Curtin University last night hosted the third annual Autism Academy for Software Quality Assurance (AASQA) Awards, which recognise the extraordinary talents and application of young people on the autism spectrum.
Twenty students, from high school, TAFE and university, received awards across three categories at a ceremony attended by Curtin University Faculty of Health Sciences Pro Vice-Chancellor Professor Archie Clements, members of the Perth business community and award winners’ family and friends.
AASQA Founder and Director Professor Tele Tan, from the School of Civil and Mechanical Engineering at Curtin, said the awards acknowledged students for their efforts and accomplishments over the last 12 months.
“These students have shown remarkable determination, focus and ability to complete challenging tasks in the Information Technology field over the past year and are poised to continue making significant contributions to science and engineering in the future,” Professor Tan said.
Four students were recognised for passing an international exam for software testers, offered through the International Software Testing Qualifications Board (ISTQB). The students spent months studying for the foundation level exam and verification via an e-learning platform donated by industry partner and software quality assurance leader Planit. The examination fees were donated by BHP.
Professor Tan said that being certified for passing this complex, globally-accredited exam would boost the students’ confidence and belief in themselves as software testers and even as software developers.
“This qualification is highly regarded in the industry and in the longer term, this international exam will also help them be competitive in the job market,” Professor Tan said.
Among the award recipients was former Willetton Senior High School student Liam Picen, 20, of South Lake who in 2017 became one of the youngest people ever to pass the ISTQB exam before going on to become a software testing intern with Hexagon Mining.
Mr Picen said he had enjoyed using computers from a very young age and a few years ago attended a CoderDojo at Curtin, which led to him becoming involved in AASQA.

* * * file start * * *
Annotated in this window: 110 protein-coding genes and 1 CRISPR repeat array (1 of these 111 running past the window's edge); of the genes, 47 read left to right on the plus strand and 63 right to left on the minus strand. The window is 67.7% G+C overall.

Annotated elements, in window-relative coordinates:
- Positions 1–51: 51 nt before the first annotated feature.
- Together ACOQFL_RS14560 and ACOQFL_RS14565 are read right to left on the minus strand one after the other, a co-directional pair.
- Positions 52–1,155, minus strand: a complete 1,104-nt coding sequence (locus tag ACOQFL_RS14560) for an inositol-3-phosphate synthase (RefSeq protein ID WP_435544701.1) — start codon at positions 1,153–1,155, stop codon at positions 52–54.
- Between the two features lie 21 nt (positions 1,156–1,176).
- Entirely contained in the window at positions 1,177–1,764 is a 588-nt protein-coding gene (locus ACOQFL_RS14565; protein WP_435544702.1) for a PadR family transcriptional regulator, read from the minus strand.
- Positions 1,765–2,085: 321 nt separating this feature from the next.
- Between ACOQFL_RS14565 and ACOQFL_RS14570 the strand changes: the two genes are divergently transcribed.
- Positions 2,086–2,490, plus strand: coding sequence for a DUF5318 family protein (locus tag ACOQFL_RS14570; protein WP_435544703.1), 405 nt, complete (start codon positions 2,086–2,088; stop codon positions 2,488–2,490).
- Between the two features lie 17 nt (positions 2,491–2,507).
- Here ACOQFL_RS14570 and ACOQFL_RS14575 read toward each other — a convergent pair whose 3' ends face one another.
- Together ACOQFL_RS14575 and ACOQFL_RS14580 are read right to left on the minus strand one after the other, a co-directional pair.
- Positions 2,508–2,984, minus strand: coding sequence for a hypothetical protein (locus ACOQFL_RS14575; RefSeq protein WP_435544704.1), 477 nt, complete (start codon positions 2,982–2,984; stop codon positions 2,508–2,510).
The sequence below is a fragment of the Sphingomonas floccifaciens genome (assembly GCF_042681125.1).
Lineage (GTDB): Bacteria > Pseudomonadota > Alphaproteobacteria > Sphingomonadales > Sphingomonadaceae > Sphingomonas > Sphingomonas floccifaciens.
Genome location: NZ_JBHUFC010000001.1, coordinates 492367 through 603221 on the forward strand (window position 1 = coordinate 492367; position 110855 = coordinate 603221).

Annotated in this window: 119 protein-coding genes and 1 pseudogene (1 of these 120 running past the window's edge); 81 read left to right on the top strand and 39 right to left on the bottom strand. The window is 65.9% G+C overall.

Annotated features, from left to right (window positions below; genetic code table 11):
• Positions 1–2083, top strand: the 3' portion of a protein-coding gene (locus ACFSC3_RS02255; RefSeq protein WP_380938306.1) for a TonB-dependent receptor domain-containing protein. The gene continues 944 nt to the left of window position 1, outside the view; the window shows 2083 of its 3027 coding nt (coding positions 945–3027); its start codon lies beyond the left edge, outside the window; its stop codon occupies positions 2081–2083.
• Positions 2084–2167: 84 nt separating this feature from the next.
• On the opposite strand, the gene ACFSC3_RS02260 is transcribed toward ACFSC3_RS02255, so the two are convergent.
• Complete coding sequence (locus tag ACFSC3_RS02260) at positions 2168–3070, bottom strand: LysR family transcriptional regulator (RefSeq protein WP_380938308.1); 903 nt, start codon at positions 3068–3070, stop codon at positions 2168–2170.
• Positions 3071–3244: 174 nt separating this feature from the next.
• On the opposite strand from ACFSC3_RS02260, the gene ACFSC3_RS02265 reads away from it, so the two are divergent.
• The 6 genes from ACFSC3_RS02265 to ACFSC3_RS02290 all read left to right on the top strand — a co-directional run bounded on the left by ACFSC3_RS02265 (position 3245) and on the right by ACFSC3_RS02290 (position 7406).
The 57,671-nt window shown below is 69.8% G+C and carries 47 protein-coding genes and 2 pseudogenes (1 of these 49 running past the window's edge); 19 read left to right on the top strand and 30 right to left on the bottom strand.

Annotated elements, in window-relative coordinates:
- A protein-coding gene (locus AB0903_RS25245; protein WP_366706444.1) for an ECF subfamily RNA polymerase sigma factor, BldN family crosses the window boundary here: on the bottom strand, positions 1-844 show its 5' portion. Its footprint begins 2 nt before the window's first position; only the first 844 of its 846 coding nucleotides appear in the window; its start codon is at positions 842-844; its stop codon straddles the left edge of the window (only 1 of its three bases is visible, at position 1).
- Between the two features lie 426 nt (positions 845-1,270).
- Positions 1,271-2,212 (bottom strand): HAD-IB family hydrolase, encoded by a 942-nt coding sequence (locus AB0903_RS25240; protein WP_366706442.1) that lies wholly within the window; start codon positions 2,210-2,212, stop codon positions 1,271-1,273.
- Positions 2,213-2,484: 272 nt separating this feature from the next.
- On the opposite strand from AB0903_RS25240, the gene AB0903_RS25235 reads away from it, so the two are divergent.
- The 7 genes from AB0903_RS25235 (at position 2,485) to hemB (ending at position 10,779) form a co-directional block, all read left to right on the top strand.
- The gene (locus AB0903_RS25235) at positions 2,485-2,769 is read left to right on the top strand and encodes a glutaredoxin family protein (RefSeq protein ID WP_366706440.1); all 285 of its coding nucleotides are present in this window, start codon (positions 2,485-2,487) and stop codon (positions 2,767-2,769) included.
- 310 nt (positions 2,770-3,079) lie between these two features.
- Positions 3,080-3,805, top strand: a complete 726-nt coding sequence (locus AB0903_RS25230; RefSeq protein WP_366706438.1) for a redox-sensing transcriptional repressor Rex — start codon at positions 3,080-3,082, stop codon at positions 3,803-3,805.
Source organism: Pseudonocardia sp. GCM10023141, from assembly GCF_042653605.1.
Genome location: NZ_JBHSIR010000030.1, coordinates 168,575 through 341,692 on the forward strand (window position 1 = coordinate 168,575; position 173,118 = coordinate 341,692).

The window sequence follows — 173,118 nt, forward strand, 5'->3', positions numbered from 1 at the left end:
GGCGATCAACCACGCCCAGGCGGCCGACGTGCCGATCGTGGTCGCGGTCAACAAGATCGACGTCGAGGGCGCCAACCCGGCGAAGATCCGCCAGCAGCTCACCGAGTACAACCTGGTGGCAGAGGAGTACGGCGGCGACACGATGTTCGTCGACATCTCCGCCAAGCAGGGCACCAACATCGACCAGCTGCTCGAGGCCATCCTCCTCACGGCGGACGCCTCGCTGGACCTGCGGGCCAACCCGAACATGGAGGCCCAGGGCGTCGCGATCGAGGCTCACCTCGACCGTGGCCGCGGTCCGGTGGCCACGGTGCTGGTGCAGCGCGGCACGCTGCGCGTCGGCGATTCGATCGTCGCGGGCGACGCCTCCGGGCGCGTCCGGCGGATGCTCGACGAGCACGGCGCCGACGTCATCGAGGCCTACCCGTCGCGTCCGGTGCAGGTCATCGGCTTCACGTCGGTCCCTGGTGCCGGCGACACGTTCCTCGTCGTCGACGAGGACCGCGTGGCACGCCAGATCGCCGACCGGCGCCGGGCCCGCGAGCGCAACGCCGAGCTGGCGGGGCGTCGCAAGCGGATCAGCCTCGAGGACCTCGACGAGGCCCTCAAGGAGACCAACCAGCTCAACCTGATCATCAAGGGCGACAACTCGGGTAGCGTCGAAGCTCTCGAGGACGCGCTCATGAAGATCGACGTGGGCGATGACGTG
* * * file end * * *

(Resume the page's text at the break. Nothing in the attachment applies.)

“Through AASQA I took the ISTQB course and exam, which I understand is usually attempted by graduates with years of experience,” Mr Picen said.
“My precise nature and attention to detail allowed me to excel in the exam and these qualities are something I’ve been able to put to good use at Hexagon Mining where I’m thriving in my role as a junior software tester.”
An AASQA graduate in 2018, Cameron Smith, 23, of Port Kennedy recently gained employment with BHP and was full of praise for the AASQA program.
“After graduating from AASQA I was able to do an internship with Deloitte as a data analyst before taking on my current position as a specialist automation engineer with BHP,” Mr Smith said.
“I’m really enjoying and excelling in the new role because there are a lot of engaging, challenging problems to solve and my ideas are listened to.
“My time at AASQA really helped me by giving me valuable work experience that showed me what to expect from the workplace, boosted my confidence and expanded my network.”
Fifteen students received AASQA Australian Computer Society Foundation Scholarships to help support undergraduates through Work Integrated Learning, which are paid internships offering students full-time or part-time placements.
Two students received AASQA VET Scholarships funded by the Department of Training and Workforce Development, which offer up to $5000 to cover course fees for IT programming, software development and cybersecurity courses at Certificate IV (CIV) or Diploma level.
AASQA provides high-level expertise and services in assessment, training, education and work placements for individuals with autism in the software testing industry. More information about the program can be found at https://research.curtin.edu.au/projects-expertise/institutes-centres/autism/